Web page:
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By Jeff Barker, The Baltimore Sun | May 20, 2011
To Michael Matz, Barbaro's legacy includes a recurring image. It is of the horse with all four feet off the ground. It is as if Barbaro is flying. It has been five years since Barbaro shattered a hind leg at the Preakness, beginning a poignant struggle to save the life of the runaway 2006 Kentucky Derby winner. He eventually suffered from laminitis and was euthanized the following January. At Churchill Downs, where the horse's ashes are buried, there is a bronze statue of Barbaro suspended by a rail so the horse is off the ground — just the way Matz sees him in full sprint in his mind's eye. But the trainer and others believe Barbaro's legacy is more extensive — and more complicated — than the 1,500-pound statue celebrating his breathtaking speed.
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Peter Schmuck | June 8, 2012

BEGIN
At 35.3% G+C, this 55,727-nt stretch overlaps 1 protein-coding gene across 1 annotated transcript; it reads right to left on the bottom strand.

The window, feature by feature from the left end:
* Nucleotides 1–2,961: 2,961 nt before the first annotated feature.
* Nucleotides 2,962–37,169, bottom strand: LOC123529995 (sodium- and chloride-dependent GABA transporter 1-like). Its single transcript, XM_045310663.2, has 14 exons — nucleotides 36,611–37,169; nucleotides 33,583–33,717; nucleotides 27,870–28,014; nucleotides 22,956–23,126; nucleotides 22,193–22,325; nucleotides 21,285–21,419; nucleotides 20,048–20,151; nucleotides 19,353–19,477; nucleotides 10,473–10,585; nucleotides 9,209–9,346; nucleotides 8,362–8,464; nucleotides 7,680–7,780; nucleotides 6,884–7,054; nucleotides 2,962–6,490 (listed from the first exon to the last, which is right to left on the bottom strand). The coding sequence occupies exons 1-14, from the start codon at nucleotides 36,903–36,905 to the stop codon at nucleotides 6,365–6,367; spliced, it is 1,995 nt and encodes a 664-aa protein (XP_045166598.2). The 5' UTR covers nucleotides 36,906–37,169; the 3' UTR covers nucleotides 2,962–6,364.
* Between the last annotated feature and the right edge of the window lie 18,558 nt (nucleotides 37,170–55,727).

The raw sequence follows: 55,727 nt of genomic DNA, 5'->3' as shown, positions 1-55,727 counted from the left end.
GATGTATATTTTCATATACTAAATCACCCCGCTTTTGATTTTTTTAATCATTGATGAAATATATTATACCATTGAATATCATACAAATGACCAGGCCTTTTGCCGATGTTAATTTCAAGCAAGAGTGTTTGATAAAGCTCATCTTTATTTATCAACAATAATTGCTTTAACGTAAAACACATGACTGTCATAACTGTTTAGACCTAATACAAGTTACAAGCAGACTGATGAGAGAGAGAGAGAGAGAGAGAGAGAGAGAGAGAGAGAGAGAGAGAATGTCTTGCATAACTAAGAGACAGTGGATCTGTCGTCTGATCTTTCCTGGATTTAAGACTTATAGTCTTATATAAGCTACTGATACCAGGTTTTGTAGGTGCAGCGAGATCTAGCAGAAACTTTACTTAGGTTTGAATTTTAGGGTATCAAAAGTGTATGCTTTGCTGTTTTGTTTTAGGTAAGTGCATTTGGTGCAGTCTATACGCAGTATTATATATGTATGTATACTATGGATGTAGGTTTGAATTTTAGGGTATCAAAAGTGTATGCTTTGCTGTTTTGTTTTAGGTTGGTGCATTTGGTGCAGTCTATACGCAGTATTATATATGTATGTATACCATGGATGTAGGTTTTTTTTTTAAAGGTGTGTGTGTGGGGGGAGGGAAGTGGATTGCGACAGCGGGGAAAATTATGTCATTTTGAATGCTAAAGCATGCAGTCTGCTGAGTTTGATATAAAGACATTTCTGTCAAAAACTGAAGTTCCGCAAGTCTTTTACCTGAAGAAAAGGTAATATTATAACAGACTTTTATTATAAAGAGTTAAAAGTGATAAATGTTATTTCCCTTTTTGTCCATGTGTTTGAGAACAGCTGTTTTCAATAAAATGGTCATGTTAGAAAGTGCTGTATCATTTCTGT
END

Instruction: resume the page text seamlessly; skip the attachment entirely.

Once again, horse racing will have to wait for a new hero. The erstwhile Sport of Kings will not have its first Triple Crown since 1978. Not this year. The shocking news that I'll Have Anotherhad to be scratched from Saturday's Belmont Stakes is another huge blow to an industry desperately trying to become relevant for a new generation of sports fans. The fact that the Kentucky Derby and Preakness winner had to withdraw just a day before making his bid to become the first Triple Crown winner since Affirmed added some drama to the disappointment.
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SPORTS
By SANDRA MCKEE | September 6, 2006
Kentucky Derby winner Barbaro had another good week in his recovery process, according to Dr. Dean Richardson, chief of surgery at the University of Pennsylvania's New Bolton Center in Kennett Square. "Barbaro is wearing the new cast satisfactorily," said Richardson, who changed Barbaro's right hind leg cast last week. "We continue to monitor him closely, and depending on how he progresses, we may change it again within the next two weeks." Barbaro is recovering from the broken hind leg injury he suffered in the Preakness on May 20 and from laminitis in his left hind foot.
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By Chris Korman, The Baltimore Sun | May 3, 2012